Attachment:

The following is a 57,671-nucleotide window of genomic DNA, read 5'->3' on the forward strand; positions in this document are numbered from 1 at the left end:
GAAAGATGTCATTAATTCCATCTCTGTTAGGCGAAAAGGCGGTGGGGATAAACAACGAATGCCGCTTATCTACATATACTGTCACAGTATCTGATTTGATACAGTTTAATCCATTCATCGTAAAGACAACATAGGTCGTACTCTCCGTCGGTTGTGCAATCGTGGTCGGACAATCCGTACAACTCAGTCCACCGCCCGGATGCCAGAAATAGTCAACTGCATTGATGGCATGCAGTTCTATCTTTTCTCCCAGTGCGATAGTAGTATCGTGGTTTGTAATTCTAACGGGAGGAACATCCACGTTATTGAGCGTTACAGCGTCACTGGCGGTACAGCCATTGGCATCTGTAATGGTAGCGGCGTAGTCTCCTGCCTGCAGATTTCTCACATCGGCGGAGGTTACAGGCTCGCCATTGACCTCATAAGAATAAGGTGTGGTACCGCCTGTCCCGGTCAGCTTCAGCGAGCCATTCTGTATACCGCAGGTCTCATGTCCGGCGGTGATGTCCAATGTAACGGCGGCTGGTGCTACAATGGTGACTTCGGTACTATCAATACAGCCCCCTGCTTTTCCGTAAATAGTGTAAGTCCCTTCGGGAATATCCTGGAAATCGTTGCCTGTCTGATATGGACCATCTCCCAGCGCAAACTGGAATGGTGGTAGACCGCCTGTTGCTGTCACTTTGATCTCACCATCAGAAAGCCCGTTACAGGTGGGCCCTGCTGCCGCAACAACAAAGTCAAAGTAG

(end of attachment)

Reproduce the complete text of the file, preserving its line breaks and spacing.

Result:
The following is a 57,671-nucleotide window of genomic DNA, read 5'->3' on the forward strand; positions in this document are numbered from 1 at the left end:
GAAAGATGTCATTAATTCCATCTCTGTTAGGCGAAAAGGCGGTGGGGATAAACAACGAATGCCGCTTATCTACATATACTGTCACAGTATCTGATTTGATACAGTTTAATCCATTCATCGTAAAGACAACATAGGTCGTACTCTCCGTCGGTTGTGCAATCGTGGTCGGACAATCCGTACAACTCAGTCCACCGCCCGGATGCCAGAAATAGTCAACTGCATTGATGGCATGCAGTTCTATCTTTTCTCCCAGTGCGATAGTAGTATCGTGGTTTGTAATTCTAACGGGAGGAACATCCACGTTATTGAGCGTTACAGCGTCACTGGCGGTACAGCCATTGGCATCTGTAATGGTAGCGGCGTAGTCTCCTGCCTGCAGATTTCTCACATCGGCGGAGGTTACAGGCTCGCCATTGACCTCATAAGAATAAGGTGTGGTACCGCCTGTCCCGGTCAGCTTCAGCGAGCCATTCTGTATACCGCAGGTCTCATGTCCGGCGGTGATGTCCAATGTAACGGCGGCTGGTGCTACAATGGTGACTTCGGTACTATCAATACAGCCCCCTGCTTTTCCGTAAATAGTGTAAGTCCCTTCGGGAATATCCTGGAAATCGTTGCCTGTCTGATATGGACCATCTCCCAGCGCAAACTGGAATGGTGGTAGACCGCCTGTTGCTGTCACTTTGATCTCACCATCAGAAAGCCCGTTACAGGTGGGCCCTGCTGCCGCAACAACAAAGTCAAAGTAG